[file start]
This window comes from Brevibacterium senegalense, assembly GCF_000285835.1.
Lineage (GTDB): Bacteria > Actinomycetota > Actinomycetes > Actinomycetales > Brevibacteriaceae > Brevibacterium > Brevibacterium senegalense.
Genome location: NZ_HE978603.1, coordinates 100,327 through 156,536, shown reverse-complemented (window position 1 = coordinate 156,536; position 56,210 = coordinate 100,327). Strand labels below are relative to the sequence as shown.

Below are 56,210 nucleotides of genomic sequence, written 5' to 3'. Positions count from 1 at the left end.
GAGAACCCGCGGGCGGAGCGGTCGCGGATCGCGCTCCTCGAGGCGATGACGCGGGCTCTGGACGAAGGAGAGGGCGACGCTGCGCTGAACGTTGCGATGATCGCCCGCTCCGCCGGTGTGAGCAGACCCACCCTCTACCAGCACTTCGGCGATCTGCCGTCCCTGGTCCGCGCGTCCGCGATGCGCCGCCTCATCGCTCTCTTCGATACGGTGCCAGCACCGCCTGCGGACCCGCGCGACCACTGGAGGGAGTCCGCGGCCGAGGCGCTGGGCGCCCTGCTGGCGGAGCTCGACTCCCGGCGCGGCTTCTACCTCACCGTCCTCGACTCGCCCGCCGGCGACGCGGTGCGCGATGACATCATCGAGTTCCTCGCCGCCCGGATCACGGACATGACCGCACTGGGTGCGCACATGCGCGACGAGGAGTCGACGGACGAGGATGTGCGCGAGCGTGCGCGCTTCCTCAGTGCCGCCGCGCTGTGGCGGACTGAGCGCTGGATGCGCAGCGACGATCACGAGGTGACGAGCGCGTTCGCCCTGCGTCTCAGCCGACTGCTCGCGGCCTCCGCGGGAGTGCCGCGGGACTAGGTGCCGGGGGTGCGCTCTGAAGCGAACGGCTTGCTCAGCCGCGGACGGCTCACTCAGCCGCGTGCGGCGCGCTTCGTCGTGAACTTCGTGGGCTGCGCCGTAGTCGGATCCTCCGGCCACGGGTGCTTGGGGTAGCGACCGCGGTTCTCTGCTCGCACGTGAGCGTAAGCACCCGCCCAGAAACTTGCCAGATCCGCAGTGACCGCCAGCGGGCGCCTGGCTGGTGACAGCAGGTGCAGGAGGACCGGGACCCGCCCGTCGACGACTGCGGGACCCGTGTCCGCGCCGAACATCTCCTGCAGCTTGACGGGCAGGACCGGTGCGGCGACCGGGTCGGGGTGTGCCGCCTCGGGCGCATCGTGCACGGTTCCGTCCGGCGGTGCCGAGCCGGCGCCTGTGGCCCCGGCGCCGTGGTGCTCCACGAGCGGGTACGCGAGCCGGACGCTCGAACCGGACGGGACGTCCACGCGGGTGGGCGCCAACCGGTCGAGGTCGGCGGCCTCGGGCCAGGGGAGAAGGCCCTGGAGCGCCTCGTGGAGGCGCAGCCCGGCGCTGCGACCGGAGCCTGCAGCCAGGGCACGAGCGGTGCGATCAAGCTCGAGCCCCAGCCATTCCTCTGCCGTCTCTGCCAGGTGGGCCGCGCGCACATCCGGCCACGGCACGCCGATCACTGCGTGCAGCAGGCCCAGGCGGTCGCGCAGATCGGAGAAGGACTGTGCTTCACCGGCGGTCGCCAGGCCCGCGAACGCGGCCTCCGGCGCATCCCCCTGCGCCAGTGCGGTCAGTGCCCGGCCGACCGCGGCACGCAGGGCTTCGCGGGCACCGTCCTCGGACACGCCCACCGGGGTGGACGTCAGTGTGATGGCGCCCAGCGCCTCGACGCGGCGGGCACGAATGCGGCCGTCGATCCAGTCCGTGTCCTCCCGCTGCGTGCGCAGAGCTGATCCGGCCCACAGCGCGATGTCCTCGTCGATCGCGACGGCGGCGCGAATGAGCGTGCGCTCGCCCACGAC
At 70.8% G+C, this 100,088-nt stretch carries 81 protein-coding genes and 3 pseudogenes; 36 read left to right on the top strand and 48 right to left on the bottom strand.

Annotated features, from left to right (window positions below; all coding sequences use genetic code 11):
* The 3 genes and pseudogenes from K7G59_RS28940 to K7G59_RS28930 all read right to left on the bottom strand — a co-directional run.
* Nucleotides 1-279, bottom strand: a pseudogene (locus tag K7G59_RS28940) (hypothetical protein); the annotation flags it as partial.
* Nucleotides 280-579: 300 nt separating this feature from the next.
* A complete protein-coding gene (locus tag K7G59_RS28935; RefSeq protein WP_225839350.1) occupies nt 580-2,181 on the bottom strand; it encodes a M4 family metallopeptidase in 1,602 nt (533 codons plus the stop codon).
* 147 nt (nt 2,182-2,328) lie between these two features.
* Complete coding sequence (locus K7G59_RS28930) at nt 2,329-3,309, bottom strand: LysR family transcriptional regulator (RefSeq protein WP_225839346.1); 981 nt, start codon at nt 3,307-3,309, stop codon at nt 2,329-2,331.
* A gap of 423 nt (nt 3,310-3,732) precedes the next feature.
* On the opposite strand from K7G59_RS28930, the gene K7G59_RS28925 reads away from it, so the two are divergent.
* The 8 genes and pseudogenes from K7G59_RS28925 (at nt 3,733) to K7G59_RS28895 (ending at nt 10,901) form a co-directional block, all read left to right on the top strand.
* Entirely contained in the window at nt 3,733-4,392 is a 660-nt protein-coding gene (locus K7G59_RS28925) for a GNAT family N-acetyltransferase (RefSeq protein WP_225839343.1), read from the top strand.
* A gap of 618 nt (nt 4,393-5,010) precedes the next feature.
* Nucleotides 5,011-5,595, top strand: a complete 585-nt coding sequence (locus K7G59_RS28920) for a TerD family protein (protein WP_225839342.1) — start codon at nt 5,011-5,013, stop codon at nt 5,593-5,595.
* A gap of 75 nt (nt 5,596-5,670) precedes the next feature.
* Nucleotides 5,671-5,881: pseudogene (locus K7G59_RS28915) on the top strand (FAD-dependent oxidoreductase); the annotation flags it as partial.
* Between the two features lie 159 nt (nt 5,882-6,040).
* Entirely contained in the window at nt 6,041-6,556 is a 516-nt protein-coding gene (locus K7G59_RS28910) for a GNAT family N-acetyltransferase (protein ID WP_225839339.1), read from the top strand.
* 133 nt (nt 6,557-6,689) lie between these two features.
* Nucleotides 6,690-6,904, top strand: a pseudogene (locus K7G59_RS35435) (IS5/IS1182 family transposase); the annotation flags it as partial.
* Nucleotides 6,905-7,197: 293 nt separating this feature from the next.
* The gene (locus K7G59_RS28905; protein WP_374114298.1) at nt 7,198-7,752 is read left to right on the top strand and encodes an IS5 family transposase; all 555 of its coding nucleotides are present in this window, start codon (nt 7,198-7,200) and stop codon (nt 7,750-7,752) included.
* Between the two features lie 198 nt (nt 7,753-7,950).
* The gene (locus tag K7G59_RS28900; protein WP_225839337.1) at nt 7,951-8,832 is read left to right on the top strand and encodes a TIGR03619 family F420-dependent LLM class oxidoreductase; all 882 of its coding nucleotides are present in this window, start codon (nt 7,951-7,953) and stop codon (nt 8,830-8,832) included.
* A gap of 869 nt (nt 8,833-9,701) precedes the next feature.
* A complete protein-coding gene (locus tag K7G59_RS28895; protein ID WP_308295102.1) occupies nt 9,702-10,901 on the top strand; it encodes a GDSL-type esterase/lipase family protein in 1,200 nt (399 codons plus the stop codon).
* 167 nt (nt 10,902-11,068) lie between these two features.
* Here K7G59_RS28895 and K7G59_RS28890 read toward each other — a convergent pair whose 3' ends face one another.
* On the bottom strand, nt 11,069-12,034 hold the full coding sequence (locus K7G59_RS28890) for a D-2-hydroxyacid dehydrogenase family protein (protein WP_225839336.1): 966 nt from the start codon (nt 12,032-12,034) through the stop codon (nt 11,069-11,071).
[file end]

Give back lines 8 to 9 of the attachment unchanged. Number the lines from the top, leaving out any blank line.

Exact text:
* The 3 genes and pseudogenes from K7G59_RS28940 to K7G59_RS28930 all read right to left on the bottom strand — a co-directional run.
* Nucleotides 1-279, bottom strand: a pseudogene (locus tag K7G59_RS28940) (hypothetical protein); the annotation flags it as partial.